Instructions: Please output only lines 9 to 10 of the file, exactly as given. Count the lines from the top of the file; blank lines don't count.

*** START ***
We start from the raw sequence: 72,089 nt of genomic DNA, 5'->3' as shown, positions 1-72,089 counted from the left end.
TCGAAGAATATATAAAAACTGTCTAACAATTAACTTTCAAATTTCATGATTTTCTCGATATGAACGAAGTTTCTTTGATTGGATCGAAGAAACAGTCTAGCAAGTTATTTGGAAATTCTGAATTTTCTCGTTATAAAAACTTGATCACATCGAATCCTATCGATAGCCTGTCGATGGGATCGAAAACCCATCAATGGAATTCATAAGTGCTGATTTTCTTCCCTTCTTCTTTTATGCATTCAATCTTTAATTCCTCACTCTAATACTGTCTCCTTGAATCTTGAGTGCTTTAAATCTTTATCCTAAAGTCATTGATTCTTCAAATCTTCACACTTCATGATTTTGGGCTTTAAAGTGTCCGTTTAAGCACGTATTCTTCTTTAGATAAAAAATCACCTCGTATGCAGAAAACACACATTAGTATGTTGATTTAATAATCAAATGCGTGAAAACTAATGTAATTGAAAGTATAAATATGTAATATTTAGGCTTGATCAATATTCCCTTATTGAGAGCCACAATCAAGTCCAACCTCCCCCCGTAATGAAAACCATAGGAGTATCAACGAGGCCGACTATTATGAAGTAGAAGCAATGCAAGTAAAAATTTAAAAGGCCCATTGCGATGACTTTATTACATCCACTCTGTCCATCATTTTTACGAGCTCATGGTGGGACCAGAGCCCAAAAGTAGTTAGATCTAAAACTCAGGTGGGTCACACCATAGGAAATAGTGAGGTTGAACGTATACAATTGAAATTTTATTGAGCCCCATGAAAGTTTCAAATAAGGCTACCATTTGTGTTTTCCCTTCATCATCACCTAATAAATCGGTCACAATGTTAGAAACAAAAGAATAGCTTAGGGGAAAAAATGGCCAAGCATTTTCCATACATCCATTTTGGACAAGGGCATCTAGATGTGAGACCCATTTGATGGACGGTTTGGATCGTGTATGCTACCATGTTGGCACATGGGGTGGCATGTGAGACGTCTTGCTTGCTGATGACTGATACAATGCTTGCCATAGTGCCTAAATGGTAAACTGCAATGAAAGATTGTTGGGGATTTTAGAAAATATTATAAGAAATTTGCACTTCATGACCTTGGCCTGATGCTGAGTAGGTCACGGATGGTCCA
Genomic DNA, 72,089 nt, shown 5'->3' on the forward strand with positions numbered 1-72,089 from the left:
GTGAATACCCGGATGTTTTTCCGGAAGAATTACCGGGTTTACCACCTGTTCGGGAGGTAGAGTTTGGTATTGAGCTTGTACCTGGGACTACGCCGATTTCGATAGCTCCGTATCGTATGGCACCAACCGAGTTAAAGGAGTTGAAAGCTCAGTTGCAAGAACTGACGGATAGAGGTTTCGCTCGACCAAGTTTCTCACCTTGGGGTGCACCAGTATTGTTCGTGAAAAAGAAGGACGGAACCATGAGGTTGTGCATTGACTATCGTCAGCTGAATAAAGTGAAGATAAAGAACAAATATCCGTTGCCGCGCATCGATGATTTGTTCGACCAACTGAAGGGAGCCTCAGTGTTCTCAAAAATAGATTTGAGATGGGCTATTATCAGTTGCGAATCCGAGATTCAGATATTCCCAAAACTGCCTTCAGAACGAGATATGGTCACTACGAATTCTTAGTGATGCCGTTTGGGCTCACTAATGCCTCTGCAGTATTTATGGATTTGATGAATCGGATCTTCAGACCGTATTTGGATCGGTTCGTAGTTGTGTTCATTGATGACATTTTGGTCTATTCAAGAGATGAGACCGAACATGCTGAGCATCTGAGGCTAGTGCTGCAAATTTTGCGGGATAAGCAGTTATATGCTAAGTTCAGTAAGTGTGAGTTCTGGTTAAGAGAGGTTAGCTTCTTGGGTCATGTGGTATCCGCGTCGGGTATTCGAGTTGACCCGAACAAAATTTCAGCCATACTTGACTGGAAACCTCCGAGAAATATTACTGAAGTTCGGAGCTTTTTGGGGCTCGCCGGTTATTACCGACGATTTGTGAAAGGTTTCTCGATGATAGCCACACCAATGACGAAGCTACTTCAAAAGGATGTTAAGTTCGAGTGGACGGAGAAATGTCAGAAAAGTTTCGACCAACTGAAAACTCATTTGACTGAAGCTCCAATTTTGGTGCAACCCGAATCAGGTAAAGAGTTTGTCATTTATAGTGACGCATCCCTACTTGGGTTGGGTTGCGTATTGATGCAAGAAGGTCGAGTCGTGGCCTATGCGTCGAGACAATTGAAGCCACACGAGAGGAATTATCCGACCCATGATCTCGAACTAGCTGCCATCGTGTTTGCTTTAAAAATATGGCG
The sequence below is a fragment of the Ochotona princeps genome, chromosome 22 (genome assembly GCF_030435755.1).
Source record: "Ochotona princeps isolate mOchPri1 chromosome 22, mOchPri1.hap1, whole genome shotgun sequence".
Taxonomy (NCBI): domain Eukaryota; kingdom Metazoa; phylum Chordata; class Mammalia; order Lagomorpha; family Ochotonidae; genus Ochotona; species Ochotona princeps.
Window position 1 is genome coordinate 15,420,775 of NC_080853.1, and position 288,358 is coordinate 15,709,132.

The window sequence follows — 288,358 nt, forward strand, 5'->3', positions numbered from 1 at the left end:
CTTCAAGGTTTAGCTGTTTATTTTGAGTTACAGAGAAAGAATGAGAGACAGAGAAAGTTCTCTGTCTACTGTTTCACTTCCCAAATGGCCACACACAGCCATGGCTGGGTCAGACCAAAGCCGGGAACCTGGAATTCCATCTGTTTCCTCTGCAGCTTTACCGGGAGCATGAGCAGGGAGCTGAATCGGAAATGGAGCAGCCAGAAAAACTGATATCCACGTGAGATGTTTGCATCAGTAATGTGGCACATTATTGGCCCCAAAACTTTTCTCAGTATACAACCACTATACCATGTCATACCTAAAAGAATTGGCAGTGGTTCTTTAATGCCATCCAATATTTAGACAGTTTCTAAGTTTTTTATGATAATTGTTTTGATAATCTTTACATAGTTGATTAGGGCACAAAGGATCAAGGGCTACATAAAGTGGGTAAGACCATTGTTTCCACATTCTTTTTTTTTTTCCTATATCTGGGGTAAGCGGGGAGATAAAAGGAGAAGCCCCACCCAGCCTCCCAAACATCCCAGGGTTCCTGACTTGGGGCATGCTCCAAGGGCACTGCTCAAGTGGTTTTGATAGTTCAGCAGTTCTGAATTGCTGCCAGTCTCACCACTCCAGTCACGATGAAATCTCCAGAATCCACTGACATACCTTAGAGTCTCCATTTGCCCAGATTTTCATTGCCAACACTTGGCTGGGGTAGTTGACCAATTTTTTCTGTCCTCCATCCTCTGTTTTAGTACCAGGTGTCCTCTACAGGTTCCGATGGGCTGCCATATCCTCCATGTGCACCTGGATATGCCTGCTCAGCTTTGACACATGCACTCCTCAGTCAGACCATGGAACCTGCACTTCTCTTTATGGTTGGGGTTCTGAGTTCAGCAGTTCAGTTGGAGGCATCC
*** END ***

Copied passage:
The window sequence follows — 288,358 nt, forward strand, 5'->3', positions numbered from 1 at the left end:
CTTCAAGGTTTAGCTGTTTATTTTGAGTTACAGAGAAAGAATGAGAGACAGAGAAAGTTCTCTGTCTACTGTTTCACTTCCCAAATGGCCACACACAGCCATGGCTGGGTCAGACCAAAGCCGGGAACCTGGAATTCCATCTGTTTCCTCTGCAGCTTTACCGGGAGCATGAGCAGGGAGCTGAATCGGAAATGGAGCAGCCAGAAAAACTGATATCCACGTGAGATGTTTGCATCAGTAATGTGGCACATTATTGGCCCCAAAACTTTTCTCAGTATACAACCACTATACCATGTCATACCTAAAAGAATTGGCAGTGGTTCTTTAATGCCATCCAATATTTAGACAGTTTCTAAGTTTTTTATGATAATTGTTTTGATAATCTTTACATAGTTGATTAGGGCACAAAGGATCAAGGGCTACATAAAGTGGGTAAGACCATTGTTTCCACATTCTTTTTTTTTTTCCTATATCTGGGGTAAGCGGGGAGATAAAAGGAGAAGCCCCACCCAGCCTCCCAAACATCCCAGGGTTCCTGACTTGGGGCATGCTCCAAGGGCACTGCTCAAGTGGTTTTGATAGTTCAGCAGTTCTGAATTGCTGCCAGTCTCACCACTCCAGTCACGATGAAATCTCCAGAATCCACTGACATACCTTAGAGTCTCCATTTGCCCAGATTTTCATTGCCAACACTTGGCTGGGGTAGTTGACCAATTTTTTCTGTCCTCCATCCTCTGTTTTAGTACCAGGTGTCCTCTACAGGTTCCGATGGGCTGCCATATCCTCCATGTGCACCTGGATATGCCTGCTCAGCTTTGACACATGCACTCCTCAGTCAGACCATGGAACCTGCACTTCTCTTTATGGTTGGGGTTCTGAGTTCAGCAGTTCAGTTGGAGGCATCC